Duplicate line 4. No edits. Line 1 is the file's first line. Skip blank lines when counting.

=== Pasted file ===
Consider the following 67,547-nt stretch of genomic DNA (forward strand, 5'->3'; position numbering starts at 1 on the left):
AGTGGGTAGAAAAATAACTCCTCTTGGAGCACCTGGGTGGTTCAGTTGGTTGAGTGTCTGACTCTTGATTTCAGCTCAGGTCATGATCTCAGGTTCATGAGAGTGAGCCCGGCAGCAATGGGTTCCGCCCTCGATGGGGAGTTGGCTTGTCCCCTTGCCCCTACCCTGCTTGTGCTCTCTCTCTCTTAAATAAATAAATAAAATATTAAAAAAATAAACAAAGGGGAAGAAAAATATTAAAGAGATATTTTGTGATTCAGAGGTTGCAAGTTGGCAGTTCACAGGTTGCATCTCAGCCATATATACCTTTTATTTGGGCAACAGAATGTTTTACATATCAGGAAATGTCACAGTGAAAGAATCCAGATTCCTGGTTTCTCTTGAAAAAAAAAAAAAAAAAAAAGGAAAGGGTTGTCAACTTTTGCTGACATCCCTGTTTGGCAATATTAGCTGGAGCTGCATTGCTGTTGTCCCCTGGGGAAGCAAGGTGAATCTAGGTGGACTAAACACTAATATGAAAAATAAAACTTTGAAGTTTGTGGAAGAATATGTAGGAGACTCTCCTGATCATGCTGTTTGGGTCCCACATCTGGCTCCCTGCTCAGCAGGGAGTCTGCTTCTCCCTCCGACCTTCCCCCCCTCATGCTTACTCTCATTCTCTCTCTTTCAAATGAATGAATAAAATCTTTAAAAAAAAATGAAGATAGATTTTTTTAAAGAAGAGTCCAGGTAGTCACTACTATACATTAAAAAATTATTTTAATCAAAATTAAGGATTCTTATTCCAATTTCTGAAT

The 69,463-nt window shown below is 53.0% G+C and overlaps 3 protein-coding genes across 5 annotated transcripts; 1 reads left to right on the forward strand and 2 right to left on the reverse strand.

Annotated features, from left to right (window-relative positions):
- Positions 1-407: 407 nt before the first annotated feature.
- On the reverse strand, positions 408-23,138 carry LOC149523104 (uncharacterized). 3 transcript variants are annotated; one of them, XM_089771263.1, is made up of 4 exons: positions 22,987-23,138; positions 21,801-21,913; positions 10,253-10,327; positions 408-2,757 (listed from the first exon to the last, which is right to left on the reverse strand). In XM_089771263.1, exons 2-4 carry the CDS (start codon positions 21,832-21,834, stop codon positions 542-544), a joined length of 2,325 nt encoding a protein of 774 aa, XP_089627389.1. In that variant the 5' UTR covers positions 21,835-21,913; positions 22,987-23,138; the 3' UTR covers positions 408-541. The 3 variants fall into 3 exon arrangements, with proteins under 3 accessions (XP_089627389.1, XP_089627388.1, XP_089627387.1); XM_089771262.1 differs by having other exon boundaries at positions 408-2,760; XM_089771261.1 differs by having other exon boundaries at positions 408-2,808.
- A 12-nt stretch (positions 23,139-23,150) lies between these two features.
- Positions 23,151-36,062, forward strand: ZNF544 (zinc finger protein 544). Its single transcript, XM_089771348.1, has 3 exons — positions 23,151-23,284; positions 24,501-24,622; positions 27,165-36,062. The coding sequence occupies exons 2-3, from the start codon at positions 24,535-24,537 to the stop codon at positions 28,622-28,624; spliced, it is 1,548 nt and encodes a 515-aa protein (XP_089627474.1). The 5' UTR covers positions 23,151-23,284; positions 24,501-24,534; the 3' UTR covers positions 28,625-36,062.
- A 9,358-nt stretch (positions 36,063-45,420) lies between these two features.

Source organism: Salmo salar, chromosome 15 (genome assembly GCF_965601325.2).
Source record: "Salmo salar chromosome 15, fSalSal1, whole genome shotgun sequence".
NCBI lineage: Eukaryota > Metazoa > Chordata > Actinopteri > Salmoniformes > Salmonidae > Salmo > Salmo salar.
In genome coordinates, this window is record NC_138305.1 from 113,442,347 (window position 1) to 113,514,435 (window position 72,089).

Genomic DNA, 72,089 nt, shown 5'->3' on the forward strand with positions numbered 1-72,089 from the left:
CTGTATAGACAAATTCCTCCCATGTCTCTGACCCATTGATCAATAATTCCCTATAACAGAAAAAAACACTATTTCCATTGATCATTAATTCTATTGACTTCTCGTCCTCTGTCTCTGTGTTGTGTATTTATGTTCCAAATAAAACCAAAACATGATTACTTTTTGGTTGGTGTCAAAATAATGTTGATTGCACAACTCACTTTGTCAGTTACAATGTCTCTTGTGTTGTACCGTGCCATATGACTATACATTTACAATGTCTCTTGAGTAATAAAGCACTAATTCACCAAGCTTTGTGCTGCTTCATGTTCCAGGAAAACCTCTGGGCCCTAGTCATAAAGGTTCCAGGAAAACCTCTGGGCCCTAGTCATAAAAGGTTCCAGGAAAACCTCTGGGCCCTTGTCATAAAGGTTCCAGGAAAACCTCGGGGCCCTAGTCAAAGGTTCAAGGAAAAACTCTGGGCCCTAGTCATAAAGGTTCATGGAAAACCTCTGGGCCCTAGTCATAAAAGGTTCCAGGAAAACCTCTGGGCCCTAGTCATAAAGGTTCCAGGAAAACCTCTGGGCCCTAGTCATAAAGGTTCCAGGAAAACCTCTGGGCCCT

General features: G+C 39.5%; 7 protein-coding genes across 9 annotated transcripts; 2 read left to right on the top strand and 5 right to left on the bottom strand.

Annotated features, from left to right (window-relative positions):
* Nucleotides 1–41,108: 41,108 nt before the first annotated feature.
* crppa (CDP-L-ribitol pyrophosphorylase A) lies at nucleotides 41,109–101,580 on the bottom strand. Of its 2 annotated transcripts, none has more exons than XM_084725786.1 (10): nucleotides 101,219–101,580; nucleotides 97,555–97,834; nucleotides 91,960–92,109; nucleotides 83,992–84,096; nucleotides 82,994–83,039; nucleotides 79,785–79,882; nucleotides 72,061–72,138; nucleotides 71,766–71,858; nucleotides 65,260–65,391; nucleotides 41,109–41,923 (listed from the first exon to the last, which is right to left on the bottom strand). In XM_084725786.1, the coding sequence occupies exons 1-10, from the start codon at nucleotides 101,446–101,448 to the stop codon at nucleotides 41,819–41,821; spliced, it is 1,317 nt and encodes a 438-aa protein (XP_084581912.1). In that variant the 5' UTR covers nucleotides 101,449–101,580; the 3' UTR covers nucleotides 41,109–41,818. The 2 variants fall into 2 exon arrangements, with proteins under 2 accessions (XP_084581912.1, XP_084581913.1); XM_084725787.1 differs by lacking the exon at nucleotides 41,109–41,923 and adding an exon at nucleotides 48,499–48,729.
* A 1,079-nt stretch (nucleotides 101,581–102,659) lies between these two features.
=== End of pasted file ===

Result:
Annotated features, from left to right (window-relative positions):